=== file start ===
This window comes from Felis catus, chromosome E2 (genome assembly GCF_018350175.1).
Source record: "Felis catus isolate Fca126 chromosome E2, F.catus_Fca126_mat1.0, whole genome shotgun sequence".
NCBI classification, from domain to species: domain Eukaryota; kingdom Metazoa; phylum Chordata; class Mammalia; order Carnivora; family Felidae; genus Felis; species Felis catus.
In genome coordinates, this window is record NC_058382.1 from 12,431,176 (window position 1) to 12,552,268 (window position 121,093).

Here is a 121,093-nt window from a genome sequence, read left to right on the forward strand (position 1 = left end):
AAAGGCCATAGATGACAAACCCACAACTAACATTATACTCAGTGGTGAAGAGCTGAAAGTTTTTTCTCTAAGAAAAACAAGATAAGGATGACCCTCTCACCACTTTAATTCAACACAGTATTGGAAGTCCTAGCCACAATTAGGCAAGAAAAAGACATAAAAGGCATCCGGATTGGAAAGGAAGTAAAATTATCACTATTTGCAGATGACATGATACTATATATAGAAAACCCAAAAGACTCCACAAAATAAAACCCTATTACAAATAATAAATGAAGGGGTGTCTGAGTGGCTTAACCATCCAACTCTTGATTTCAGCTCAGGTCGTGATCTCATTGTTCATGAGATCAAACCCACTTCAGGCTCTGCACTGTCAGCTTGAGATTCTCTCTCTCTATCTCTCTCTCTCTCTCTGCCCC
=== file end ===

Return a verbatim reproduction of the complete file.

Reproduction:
This window comes from Felis catus, chromosome E2 (genome assembly GCF_018350175.1).
Source record: "Felis catus isolate Fca126 chromosome E2, F.catus_Fca126_mat1.0, whole genome shotgun sequence".
NCBI classification, from domain to species: domain Eukaryota; kingdom Metazoa; phylum Chordata; class Mammalia; order Carnivora; family Felidae; genus Felis; species Felis catus.
In genome coordinates, this window is record NC_058382.1 from 12,431,176 (window position 1) to 12,552,268 (window position 121,093).

Here is a 121,093-nt window from a genome sequence, read left to right on the forward strand (position 1 = left end):
AAAGGCCATAGATGACAAACCCACAACTAACATTATACTCAGTGGTGAAGAGCTGAAAGTTTTTTCTCTAAGAAAAACAAGATAAGGATGACCCTCTCACCACTTTAATTCAACACAGTATTGGAAGTCCTAGCCACAATTAGGCAAGAAAAAGACATAAAAGGCATCCGGATTGGAAAGGAAGTAAAATTATCACTATTTGCAGATGACATGATACTATATATAGAAAACCCAAAAGACTCCACAAAATAAAACCCTATTACAAATAATAAATGAAGGGGTGTCTGAGTGGCTTAACCATCCAACTCTTGATTTCAGCTCAGGTCGTGATCTCATTGTTCATGAGATCAAACCCACTTCAGGCTCTGCACTGTCAGCTTGAGATTCTCTCTCTCTATCTCTCTCTCTCTCTCTGCCCC